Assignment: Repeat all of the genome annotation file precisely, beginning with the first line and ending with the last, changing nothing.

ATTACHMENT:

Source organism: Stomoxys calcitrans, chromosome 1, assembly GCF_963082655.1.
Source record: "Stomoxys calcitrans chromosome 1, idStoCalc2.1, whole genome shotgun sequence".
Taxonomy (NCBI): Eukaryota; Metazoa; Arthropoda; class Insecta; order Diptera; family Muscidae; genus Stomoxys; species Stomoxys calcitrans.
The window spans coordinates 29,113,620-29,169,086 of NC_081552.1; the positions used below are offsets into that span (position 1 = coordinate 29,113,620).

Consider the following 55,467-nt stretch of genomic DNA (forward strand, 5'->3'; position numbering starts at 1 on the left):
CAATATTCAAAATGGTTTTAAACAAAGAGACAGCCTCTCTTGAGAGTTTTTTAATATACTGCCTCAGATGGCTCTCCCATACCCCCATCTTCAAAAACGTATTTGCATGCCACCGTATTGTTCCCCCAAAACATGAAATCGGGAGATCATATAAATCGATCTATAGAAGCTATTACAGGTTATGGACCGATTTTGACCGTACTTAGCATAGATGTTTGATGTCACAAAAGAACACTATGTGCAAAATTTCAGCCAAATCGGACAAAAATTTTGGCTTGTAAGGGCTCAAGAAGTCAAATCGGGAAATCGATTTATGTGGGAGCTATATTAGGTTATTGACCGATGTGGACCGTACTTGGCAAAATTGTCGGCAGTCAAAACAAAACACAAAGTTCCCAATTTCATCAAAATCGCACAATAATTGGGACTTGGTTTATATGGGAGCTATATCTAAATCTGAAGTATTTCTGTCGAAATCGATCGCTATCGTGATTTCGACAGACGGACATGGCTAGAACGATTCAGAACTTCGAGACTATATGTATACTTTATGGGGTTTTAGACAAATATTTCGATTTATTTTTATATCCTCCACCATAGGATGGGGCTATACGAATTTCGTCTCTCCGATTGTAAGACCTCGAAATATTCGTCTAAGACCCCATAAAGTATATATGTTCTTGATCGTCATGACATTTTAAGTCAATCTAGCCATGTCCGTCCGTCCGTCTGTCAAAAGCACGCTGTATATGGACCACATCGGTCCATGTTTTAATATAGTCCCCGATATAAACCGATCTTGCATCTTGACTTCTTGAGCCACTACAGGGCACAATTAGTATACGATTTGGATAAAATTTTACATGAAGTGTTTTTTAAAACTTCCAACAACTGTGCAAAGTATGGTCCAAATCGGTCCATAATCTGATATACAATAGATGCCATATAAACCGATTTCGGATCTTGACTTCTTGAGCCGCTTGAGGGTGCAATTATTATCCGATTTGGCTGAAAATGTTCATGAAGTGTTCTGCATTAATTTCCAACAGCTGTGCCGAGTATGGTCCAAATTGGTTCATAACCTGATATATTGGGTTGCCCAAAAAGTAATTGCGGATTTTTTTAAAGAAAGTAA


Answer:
Source organism: Stomoxys calcitrans, chromosome 1, assembly GCF_963082655.1.
Source record: "Stomoxys calcitrans chromosome 1, idStoCalc2.1, whole genome shotgun sequence".
Taxonomy (NCBI): Eukaryota; Metazoa; Arthropoda; class Insecta; order Diptera; family Muscidae; genus Stomoxys; species Stomoxys calcitrans.
The window spans coordinates 29,113,620-29,169,086 of NC_081552.1; the positions used below are offsets into that span (position 1 = coordinate 29,113,620).

Consider the following 55,467-nt stretch of genomic DNA (forward strand, 5'->3'; position numbering starts at 1 on the left):
CAATATTCAAAATGGTTTTAAACAAAGAGACAGCCTCTCTTGAGAGTTTTTTAATATACTGCCTCAGATGGCTCTCCCATACCCCCATCTTCAAAAACGTATTTGCATGCCACCGTATTGTTCCCCCAAAACATGAAATCGGGAGATCATATAAATCGATCTATAGAAGCTATTACAGGTTATGGACCGATTTTGACCGTACTTAGCATAGATGTTTGATGTCACAAAAGAACACTATGTGCAAAATTTCAGCCAAATCGGACAAAAATTTTGGCTTGTAAGGGCTCAAGAAGTCAAATCGGGAAATCGATTTATGTGGGAGCTATATTAGGTTATTGACCGATGTGGACCGTACTTGGCAAAATTGTCGGCAGTCAAAACAAAACACAAAGTTCCCAATTTCATCAAAATCGCACAATAATTGGGACTTGGTTTATATGGGAGCTATATCTAAATCTGAAGTATTTCTGTCGAAATCGATCGCTATCGTGATTTCGACAGACGGACATGGCTAGAACGATTCAGAACTTCGAGACTATATGTATACTTTATGGGGTTTTAGACAAATATTTCGATTTATTTTTATATCCTCCACCATAGGATGGGGCTATACGAATTTCGTCTCTCCGATTGTAAGACCTCGAAATATTCGTCTAAGACCCCATAAAGTATATATGTTCTTGATCGTCATGACATTTTAAGTCAATCTAGCCATGTCCGTCCGTCCGTCTGTCAAAAGCACGCTGTATATGGACCACATCGGTCCATGTTTTAATATAGTCCCCGATATAAACCGATCTTGCATCTTGACTTCTTGAGCCACTACAGGGCACAATTAGTATACGATTTGGATAAAATTTTACATGAAGTGTTTTTTAAAACTTCCAACAACTGTGCAAAGTATGGTCCAAATCGGTCCATAATCTGATATACAATAGATGCCATATAAACCGATTTCGGATCTTGACTTCTTGAGCCGCTTGAGGGTGCAATTATTATCCGATTTGGCTGAAAATGTTCATGAAGTGTTCTGCATTAATTTCCAACAGCTGTGCCGAGTATGGTCCAAATTGGTTCATAACCTGATATATTGGGTTGCCCAAAAAGTAATTGCGGATTTTTTTAAAGAAAGTAA